Contestants experienced long-term health problems after leaving the show, with many seeing permanent damage to their metabolism. Researchers at the National Institutes of Health conducted a longitudinal study that analyzed 14 former contestants for six years following their appearances on the show. Of those 14 participants, 13 regained significant amounts of weight. (The subjects? average weight after those six years was 290 pounds.)

Not only had their weight increased, but their metabolism also appeared to be permanently slowed. One contestant, Danny Cahill, showed particularly dire results after losing 239 pounds on The Biggest Loser. Cahill?s base metabolic rate ?now burns 800 fewer calories a day than expected.? Weight cycling ? that is, the repeated loss and gain of significant amounts of weight ? is also associated with a higher risk of death.

In response to this new research, weight expert David Ludwig from Boston Children?s Hospital spelled out the implications in a 2016 article for the New York Times. ?This is a subset of the most successful? dieters, he said. ?If they don?t show a return to normal in metabolism, what hope is there for the rest of us??

Doctors and health experts have long warned about the show?s dangerous practices. Jennifer Sage, a fitness instructor of nearly three decades, took Jillian Michaels to task for removing seats from contestants? stationary bikes in order to ?motivate? them. Ed Tyson, a physician specializing in eating disorders, spoke to the Guardian in 2016, warning about the dangers of refeeding syndrome, a potentially fatal condition that occurs when malnourished people ? like people with eating disorders, people who engage in extreme dieting, and, yes, contestants on The Biggest Loser ? reintroduce food.

?It?s a miracle no one has died yet,? Tyson said.

?The Biggest Loser? responds to criticism

The show roundly denies responsibility for contestants? health. When asked about contestants? medical issues in 2009, Michaels deflected responsibility from the show: ?Contestants can get a little too crazy, and they can get too thin.? Nevertheless, contestants were reportedly required to sign a waiver stating that ?no warranty, representation, or guarantee has been made as to the qualifications or credentials of the medical professionals? who treat contestants, ?or their ability to diagnose medical conditions that may affect my fitness to participate in the series.?

Contestants who speak publicly about their experiences on the show may be fined between $100,000 and $1,000,000. Former contestant and Olympic gold medalist Rulon Gardner says that threats were explicit after he quit the show early in its 11th season. ?They said to me, ?You mess with The Biggest Loser and we?ll destroy your name.??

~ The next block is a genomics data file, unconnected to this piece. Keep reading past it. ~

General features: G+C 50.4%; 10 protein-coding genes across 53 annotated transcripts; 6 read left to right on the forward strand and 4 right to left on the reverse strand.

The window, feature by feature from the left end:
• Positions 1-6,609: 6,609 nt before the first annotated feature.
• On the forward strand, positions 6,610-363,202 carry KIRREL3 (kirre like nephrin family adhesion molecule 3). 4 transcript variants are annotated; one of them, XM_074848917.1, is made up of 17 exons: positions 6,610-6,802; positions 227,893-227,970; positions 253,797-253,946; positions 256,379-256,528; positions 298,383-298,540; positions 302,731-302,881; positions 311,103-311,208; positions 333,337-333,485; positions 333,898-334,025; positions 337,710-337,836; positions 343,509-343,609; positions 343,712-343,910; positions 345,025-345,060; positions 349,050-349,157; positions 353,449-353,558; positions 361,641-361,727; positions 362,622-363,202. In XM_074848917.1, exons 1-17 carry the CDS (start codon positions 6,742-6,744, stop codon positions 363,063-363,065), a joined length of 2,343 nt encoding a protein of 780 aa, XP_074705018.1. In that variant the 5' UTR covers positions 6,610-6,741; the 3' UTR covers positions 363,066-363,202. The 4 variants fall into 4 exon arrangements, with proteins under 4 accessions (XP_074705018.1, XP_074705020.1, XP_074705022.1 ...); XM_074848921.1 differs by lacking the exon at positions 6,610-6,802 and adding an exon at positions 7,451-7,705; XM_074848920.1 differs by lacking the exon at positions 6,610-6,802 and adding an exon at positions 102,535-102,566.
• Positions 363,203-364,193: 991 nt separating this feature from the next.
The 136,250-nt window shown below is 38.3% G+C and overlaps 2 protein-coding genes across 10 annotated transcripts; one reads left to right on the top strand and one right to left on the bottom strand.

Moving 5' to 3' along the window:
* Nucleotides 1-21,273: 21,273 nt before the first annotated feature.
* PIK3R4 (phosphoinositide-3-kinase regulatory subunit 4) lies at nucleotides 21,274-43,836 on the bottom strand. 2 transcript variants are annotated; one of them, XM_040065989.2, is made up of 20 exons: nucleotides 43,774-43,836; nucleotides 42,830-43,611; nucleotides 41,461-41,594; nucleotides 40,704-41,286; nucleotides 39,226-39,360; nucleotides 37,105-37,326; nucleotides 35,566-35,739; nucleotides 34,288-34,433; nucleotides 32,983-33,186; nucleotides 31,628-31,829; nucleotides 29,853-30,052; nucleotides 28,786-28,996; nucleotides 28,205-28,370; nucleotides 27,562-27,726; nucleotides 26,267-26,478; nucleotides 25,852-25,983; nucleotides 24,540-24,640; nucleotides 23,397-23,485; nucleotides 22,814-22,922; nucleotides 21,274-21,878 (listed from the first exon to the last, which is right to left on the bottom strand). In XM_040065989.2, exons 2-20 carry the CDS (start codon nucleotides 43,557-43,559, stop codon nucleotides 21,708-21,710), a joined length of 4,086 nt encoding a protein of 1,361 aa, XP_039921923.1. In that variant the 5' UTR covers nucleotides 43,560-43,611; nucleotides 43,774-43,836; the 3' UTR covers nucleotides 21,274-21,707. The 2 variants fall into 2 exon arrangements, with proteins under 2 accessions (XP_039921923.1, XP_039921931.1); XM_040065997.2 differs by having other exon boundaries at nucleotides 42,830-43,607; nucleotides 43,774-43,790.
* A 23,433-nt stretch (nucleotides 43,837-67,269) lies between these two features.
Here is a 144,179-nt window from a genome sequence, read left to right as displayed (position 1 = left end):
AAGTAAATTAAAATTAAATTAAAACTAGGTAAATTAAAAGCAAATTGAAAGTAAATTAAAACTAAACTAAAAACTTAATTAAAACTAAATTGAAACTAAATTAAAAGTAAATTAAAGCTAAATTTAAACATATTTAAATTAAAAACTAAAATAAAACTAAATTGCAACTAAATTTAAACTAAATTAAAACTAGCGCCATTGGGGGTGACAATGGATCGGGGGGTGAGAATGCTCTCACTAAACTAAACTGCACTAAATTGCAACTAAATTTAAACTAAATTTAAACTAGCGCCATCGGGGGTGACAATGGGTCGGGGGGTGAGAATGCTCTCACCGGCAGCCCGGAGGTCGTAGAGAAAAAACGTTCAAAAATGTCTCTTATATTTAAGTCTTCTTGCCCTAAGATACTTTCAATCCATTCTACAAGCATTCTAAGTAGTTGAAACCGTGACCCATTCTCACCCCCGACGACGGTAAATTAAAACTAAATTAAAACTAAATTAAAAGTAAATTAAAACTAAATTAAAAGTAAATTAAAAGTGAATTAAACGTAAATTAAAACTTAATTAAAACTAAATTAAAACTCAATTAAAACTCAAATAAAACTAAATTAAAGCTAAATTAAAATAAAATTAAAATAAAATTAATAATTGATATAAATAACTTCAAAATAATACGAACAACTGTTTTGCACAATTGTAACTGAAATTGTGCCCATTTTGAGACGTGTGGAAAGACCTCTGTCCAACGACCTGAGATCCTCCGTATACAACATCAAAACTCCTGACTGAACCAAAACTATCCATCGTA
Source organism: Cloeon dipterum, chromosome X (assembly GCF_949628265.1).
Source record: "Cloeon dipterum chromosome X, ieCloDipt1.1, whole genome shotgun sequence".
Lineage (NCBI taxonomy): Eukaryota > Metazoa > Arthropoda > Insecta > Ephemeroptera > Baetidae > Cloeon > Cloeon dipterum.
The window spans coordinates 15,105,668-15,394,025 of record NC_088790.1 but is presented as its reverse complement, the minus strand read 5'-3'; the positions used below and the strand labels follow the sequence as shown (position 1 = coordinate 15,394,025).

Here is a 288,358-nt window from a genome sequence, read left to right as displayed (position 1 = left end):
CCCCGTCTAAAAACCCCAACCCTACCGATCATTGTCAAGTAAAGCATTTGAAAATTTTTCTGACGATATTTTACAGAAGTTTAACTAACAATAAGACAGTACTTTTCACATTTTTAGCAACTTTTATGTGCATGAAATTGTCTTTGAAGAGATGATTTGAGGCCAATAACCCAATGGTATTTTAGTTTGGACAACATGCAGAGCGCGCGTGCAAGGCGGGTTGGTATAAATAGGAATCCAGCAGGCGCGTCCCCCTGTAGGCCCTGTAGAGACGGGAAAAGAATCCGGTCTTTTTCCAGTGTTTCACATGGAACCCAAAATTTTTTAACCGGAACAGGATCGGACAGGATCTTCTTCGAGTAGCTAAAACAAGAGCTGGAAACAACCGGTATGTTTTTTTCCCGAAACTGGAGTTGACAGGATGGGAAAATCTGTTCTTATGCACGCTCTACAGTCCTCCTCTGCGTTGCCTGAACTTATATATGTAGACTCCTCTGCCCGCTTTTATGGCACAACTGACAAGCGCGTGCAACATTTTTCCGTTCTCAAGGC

Still, many continue to speak out. Hibbard now calls the show ?the biggest mistake of my life.? Donahue says it was worse than her experience of surviving Hurricane Katrina. After Donahue reported that she was drugged on the show, The Biggest Loser?s doctor, Robert Huizenga, sued her for defamation. He lost the lawsuit last year.

A troubling impact for viewers

Contestants weren?t the only ones affected by the show?s tactics. For viewers, the show normalized staggering verbal abuse aimed at fat people, based solely on their appearance.

A 2012 study published in the journal Obesity found that people who watched just one episode of the show exhibited higher levels of explicit bias against fat people. ?Participants who had lower BMIs and were not trying to lose weight had significantly higher levels of dislike of overweight individuals following exposure to The Biggest Loser compared to similar participants in the control condition,? the researchers found. Just one hour of watching the show left thinner people with an even greater personal dislike of fat people.

The Biggest Loser appeared to be fanning the flames of an emerging epidemic of weight bias. According to implicit bias researchers at Harvard University, while bias against many marginalized communities appeared to drop between 2007 and 2016, bias against fat people significantly increased. And research has found staggering rates of anti-fat bias among doctors, nurses, medical students, and more.

SSince The Biggest Loser first aired in 2004, it has inspired 37 international spinoffs, as well as weight-loss competitions in universities and workplaces, with some corporations even offering bonuses and discounts based on employees? weight. But the show is far from a model regimen for healthy weight loss.

The reboot of The Biggest Loser distances itself from its predecessor. The forthcoming 18th season claims to take a more balanced approach, focusing on holistic wellness rather than a simple number on the scale, claiming that the ?revamped version of the iconic NBC hit competition series will feature men and women competing not only to lose weight, but also improve their overall well-being.?

Michaels? longtime co-trainer, Bob Harper, will act as its host. And despite the show?s history of dangerous weight-loss tactics, not to mention the preponderance of scientific evidence showing the dangers of crash dieting, contestants? success will be measured by the number on the scale.

Still, even with an upbeat soundtrack and a thin veneer of buzzy ?self-care? and ?self-love,? it is the same Biggest Loser that has wreaked havoc on its contestants, its viewers, and our very culture.